Japan’s Topix index rose a third day, extending gains from a five-month high, as the yen held losses and U.S. data boosted confidence in the world’s largest economy.
Sony Corp., which gets about 72 percent of its sales outside Japan, added 0.9 percent. Bridgestone Corp. advanced 3.6 percent as Credit Suisse Group AG raised its target price on the tire manufacturer. Nippon Yusen K.K. led gains among shippers after a measure of commodity freight rates jumped the most in two months. Sumco Corp. slumped the most on the Nikkei 225 Stock Average after the silicon-wafer maker was downgraded at Nomura Holdings Inc.
The Topix climbed 0.4 percent to 1,280.78, its highest close since Jan. 23. The Nikkei 225 increased 0.3 percent to 15,369.97. The yen traded at 101.56 per dollar after dropping 0.2 percent yesterday.
“The global economy is starting to look brighter, with the U.S. leading the way,” said Hiroichi Nishi, an equities manager at SMBC Nikko Securities Inc. “Japan’s domestic economy is only gradually recovering. The country’s shares have been slow to gain ground compared to other markets and are still relatively cheap.”
Futures on the Standard & Poor’s 500 Index climbed less than 0.1 percent. The measure rose to a record yesterday, while the Dow Jones Industrial Average approached 17,000. The Institute for Supply Management’s U.S. factory index was at 55.3 in June, little changed from a five-month high of 55.4 in May. Readings above 50 indicate expansion.
China’s official purchasing managers’ index for manufacturing came in at 51.0 for June, the strongest reading this year. The result matched the median estimate of economists surveyed by Bloomberg and marked an increase from 50.8 in May.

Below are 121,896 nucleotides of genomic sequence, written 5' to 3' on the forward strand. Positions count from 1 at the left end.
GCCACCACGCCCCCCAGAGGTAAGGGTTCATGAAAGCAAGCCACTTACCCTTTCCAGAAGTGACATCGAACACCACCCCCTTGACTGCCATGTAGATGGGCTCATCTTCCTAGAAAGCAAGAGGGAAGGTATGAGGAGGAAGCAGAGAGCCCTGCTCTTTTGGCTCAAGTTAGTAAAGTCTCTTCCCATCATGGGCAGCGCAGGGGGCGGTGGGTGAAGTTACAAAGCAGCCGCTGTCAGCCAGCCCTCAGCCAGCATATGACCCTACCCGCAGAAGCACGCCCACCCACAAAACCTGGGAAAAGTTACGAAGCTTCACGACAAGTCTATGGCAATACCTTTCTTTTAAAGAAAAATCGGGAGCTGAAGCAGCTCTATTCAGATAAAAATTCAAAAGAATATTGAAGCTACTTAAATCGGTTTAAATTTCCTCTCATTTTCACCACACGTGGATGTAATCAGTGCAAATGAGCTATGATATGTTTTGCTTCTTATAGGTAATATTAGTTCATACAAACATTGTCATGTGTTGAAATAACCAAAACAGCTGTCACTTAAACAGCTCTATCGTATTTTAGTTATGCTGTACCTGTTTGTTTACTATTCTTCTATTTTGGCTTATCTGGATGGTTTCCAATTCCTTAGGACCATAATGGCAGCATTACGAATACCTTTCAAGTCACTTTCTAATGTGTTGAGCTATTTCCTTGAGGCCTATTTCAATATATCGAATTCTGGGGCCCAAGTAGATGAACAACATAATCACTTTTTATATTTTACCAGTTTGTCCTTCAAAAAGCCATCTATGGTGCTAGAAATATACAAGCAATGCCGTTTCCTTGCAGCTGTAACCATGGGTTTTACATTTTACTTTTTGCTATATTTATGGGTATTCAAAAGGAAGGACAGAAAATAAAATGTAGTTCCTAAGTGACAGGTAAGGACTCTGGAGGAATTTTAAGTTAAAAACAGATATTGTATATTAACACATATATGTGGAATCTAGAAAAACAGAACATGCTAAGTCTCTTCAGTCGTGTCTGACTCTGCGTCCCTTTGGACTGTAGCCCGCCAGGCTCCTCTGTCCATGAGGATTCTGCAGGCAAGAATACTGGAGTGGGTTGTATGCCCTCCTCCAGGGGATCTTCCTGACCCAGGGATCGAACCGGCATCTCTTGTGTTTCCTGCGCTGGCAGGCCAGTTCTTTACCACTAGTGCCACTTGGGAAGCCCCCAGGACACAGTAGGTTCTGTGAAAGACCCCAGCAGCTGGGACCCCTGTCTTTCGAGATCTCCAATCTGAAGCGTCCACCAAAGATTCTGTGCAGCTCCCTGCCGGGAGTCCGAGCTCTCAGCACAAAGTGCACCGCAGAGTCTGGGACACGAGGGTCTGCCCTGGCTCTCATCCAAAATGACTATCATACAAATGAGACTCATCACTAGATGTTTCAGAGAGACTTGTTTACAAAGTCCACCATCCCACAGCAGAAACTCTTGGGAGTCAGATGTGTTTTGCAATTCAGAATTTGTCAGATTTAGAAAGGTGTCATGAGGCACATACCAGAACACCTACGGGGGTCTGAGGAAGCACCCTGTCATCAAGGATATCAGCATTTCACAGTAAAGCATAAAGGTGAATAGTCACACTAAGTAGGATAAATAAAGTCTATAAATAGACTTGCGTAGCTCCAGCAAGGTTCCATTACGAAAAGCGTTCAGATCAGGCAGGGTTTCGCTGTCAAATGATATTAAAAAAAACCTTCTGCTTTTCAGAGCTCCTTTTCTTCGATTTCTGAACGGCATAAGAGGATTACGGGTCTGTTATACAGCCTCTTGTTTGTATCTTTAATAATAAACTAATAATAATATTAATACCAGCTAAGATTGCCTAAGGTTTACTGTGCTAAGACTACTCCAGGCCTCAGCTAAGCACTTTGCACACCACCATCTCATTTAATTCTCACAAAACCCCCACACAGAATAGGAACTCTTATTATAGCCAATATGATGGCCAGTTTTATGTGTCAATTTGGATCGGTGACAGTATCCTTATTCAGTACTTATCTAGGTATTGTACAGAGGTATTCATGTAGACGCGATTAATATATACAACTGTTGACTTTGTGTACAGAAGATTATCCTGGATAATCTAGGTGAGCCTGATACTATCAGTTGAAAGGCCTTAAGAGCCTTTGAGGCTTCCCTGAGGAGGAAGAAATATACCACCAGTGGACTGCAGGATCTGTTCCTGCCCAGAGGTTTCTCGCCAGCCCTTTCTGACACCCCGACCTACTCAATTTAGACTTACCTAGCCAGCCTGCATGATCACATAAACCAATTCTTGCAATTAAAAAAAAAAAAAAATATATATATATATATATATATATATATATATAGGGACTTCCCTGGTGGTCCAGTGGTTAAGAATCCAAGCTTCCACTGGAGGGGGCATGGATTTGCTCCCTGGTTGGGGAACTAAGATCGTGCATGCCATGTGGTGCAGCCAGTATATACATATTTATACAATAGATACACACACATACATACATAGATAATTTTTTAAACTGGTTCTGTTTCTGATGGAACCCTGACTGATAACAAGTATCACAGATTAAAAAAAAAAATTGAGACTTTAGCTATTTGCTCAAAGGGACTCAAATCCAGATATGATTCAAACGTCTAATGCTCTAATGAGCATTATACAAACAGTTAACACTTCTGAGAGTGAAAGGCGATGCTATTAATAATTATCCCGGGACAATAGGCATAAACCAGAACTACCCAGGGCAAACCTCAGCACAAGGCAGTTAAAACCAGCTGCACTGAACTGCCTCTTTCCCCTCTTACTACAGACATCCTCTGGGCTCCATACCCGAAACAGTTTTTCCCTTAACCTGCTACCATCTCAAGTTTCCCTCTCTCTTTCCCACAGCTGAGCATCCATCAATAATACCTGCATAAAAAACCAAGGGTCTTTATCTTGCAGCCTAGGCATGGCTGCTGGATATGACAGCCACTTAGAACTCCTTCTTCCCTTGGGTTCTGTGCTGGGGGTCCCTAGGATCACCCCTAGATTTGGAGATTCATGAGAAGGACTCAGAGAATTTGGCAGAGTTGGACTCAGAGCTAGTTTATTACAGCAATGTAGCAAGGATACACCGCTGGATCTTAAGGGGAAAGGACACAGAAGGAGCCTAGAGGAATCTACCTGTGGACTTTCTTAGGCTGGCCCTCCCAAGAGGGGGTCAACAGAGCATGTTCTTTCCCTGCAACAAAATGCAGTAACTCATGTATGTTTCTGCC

“The U.S. economy is steadily recovering, as are emerging countries, so there’s relief that it doesn’t look like there’s an economic slowdown,” said Seiichiro Iwamoto, who helps oversee the equivalent of $33 billion at Mizuho Asset Management Co. “We can expect earnings at companies that will benefit from increased capital investment to do well.”
Japanese businesses boosted investment plans more than forecast even after a sales-tax hike dented sentiment, the Bank of Japan’s Tankan report showed yesterday. Large companies across all industries plan to increase investment by 7.4 percent this fiscal year, compared with the 0.1 percent gain signaled in the previous survey.
Sony gained 0.9 percent to 1,721 yen. Sharp Corp., which gets about 60 percent of revenue abroad, rose 1.2 percent to 333 yen. Toyota Motor Corp., the world’s largest carmaker, climbed 0.7 percent to 6,209 yen.
Bridgestone gained 3.6 percent to 3,737 yen, capping its steepest daily advance since February. Credit Suisse raised its share-price outlook on the world’s second-biggest tiremaker to 4,650 yen from 4,600 yen and said it expects second-quarter operating profit to beat the company’s forecast.
Nippon Yusen, Japan’s biggest shipper, rallied 2 percent to 301 yen. Mitsui OSK Lines Ltd., the No. 2, rose 1.9 percent to 386 yen. Kawasaki Kisen Kaisha Ltd., the third-largest, climbed 0.9 percent to 215 yen.
The Baltic Dry index jumped 5.2 percent yesterday, the most since May 1.
Sumco dropped 3.9 percent to 929 yen. Nomura cut its rating on the stock to reduce from neutral. Analyst Shigeki Okazaki wrote in a report that wafer prices are not likely to rise in the near term as demand has peaked.
The Topix has climbed 11 percent from a May 21 low, paring its drop for the year to 1.7 percent. The gauge traded at 1.3 times book value today, compared with 2.7 for the Standard & Poor’s 500 Index and 1.9 for the Stoxx Europe 600 Index yesterday.
(An earlier version of this story corrected the percentage of revenue Sharp gets from overseas.)